Richard Ford's story 1837
We are lucky that a window can be opened on the life of one of Warnford’s agricultural labourers, Richard Ford.
In 1837, a parliamentary select committee was appointed to examine the functioning of the 1834 Poor Law. As part of their evidence they examined two rural areas, one of which was that encompassed by the Droxford Poor Law Union – a union of parishes formed to provide relief to the poor via a Workhouse. This included Warnford, and Richard Ford was examined in detail and his life recorded for posterity.
Richard Ford was born in 1806/7 in Warnford. In 1837, he was 30 and was married to Ann, aged 32. He married at 19, and it was a “shotgun” marriage. At this time they had 6 children, with the eldest 11 and the others younger and 2 years apart. His wife’s daughter (aged 13) from before the marriage also lived with them.
He lived in a house supplied by the parish rent free (likely in the garden of High Barn on one of the old poor houses) and worked for John Bailey Sargeant who leased Peak Farm and 464 acres land from William Abbott. Here, he was lucky as typically a labourer would have had to rent a cottage at an extra 1 s to 1 s 6 d a week in Warnford!
In the spring / summer, he would have worked from 6 am to 5 pm, with time for lunch. In autumn / winter, he would have worked from dawn to dusk if these were shorter than the summer hours. For taskwork, i.e. the hay making and wheat harvest he would have been working all the hours possible, i.e. 4 am to 9 pm. This would have lasted 2 weeks each approximately.
His wages were;
9 shillings (s) a week working on Peak Farm.
Extra was received for “task work”. This additional work covered helping take in the hay and reaping the wheat. He made 12 to 20 s for the hay making and £2 (40 s) for reaping the wheat.
The eldest boy (11) worked in the farm, plowing and other summer jobs, earning 1s a week. This was not all year round.
When not pregnant, the wife worked occasionally – but not that year.
He received 2 s for looking after the wife’s daughter from before their marriage.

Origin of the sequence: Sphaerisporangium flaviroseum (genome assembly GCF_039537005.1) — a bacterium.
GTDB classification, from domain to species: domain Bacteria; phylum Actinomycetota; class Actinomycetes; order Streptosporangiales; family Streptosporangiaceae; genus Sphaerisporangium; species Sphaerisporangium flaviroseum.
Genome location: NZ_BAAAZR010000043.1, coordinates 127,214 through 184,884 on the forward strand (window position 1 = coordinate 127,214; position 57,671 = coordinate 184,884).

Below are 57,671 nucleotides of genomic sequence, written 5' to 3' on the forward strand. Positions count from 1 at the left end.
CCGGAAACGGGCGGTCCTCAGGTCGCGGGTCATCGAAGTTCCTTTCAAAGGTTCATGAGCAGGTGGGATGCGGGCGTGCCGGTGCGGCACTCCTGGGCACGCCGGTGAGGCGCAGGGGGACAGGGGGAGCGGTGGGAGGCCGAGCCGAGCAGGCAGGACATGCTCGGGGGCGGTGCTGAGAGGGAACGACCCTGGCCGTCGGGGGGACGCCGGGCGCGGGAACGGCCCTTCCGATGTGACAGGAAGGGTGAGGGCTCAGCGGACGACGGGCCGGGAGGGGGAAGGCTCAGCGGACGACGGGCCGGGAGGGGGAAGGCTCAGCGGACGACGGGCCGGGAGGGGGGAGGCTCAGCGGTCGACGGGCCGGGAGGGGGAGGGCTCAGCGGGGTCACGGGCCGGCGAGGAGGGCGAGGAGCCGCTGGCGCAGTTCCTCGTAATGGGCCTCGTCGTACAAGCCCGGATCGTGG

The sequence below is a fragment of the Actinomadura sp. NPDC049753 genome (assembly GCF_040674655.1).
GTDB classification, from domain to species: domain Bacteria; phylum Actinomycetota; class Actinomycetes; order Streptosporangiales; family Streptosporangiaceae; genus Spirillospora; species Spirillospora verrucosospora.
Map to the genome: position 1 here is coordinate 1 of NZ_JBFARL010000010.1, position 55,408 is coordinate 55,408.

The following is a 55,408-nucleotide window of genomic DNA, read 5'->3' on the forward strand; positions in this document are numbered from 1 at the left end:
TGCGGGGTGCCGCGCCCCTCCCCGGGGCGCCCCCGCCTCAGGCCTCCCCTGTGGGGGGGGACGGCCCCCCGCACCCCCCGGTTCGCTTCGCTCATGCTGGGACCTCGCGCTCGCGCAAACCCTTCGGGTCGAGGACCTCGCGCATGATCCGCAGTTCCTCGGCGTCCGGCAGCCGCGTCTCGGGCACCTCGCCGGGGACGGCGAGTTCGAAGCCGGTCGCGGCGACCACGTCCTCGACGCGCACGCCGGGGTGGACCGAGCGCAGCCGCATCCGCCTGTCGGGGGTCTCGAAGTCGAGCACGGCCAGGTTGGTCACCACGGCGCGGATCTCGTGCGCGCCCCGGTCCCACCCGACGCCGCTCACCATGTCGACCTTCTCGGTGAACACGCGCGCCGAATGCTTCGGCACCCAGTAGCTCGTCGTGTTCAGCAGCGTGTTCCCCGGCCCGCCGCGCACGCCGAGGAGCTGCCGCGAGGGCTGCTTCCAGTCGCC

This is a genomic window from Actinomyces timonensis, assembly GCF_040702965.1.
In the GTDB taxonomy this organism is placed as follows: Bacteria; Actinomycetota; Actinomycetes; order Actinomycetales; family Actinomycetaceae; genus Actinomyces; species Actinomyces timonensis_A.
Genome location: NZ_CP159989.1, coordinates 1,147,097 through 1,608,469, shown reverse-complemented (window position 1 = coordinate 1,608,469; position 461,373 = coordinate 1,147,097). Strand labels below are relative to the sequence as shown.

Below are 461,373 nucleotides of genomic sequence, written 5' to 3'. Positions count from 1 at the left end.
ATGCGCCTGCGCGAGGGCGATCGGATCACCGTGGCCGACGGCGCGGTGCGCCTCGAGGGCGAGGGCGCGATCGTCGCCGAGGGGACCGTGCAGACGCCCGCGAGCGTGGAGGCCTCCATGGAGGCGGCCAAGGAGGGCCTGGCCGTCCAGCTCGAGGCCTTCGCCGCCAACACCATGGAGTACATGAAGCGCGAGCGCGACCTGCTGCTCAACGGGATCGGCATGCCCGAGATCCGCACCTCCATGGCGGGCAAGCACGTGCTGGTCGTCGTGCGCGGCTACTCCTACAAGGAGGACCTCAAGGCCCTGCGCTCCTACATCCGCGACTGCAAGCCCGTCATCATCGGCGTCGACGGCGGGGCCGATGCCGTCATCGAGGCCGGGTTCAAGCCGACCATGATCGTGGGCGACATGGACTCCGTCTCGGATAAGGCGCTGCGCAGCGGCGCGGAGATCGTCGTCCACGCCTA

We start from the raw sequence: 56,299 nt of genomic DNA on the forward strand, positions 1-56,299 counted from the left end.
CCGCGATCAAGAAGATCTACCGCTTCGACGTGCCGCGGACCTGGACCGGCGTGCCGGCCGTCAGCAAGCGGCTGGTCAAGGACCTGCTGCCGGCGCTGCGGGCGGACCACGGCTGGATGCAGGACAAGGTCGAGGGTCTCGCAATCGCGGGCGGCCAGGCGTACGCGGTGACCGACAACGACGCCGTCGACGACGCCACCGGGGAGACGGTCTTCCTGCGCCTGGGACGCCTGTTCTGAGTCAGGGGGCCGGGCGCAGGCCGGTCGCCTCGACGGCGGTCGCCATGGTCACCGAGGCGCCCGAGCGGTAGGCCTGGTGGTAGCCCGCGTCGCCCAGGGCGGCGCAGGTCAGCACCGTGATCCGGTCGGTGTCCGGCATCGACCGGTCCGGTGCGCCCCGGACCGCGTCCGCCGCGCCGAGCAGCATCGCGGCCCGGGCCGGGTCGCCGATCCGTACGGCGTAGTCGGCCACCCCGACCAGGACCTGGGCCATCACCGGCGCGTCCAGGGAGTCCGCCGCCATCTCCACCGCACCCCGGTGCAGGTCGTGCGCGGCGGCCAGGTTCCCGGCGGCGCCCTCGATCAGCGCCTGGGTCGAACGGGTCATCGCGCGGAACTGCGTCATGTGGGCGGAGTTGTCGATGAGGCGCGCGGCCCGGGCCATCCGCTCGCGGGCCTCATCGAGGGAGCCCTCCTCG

His outgoings were;
He bought sufficient flour to make 7 “gallon” loaves, costing in total 8 s 2 d (pence at 12 to the shilling). A gallon of bread weighed 8lbs 11oz (~ 4kg) and would typically feed one adult for 1 week, thus 7 of these loaves would have weighed 60 lbs (27 kgs) and be equivalent to 34 supermarket loaves!
Although not mentioned, from other evidence he would have needed yeast costing ~ 3d.
He bought 8 oz (227g) bacon either once a week or once a fortnight costing 4d– and this typically would have been the fattiest smoked and cured bacon.
Sugar – 1d worth = 2 to 3 oz (57g to 85 g)
Tea – 1 d worth, 1/3 oz (~10g)
He would also sometimes buy potatoes in place of bread. Potatoes in Warnford cost 2 s for 56 lbs (25 kgs).
The rest would have gone on soap, thread, cotton and clothes for the children, and fuel.
Typically the task work income of the year was used for extras. That year it was used for 3 pairs of shoes for the family.
He was in debt for £4 and had been for 2 years– about 1 ½ months income.
Typical meals from this would have been bread for breakfast, bread or potatoes and a morsel of bacon for dinner, then more bread for supper. It is likely that Richard ate the bacon, as the family depended on his strength, and hence wages. Although not mentioned, I assume that home grown vegetables would have been eaten with dinner – although it is recorded that in other cases this frequently was not so with the poorest not having enough land to grow enough for a family for a year and thus doing without for months on end once their own vegetables ran out.
For clothing, he would have likely worn a smock, waistcoat, breeches, shirt, shoes stockings, hat and a handkerchief. The traditional smock was made of heavy linen or wool and varied from thigh-length to mid-calf length.
He had three beds, two blankets and two sheets for the entire family of 9 people!
It is very unlikely he could read or write as schooling, was most unusual of for labourers until at least 1870. Indeed, at this time there was no school in Warnford, it being founded in 1846 by Edward Tunno, the Owner of Warnford Park. There was no Sunday school, where children were taught to read sufficiently to consult the Bible for themselves.
This must have been a miserable existence, but the Report states that there were many families as badly off as he was in Warnford and twenty out of eighty eight families were noted as being in great distress at that time. Indeed, in the winter of 1820, in one week, thirty nine names appear in the number of recipients of relief among the eighty eight families living in the parish. In that year, poor relief cost the parish £831 16 s 11 ½ d. With the summer being wet, and the winter of 1820 being noticeably cold with deep snow, it was harsh that year. Indeed, Tunbridge Wells in Kent reported a temperature of -23C and the Thames froze as far as Kew in January, with ice floes in the Thames Estuary and shipping disrupted.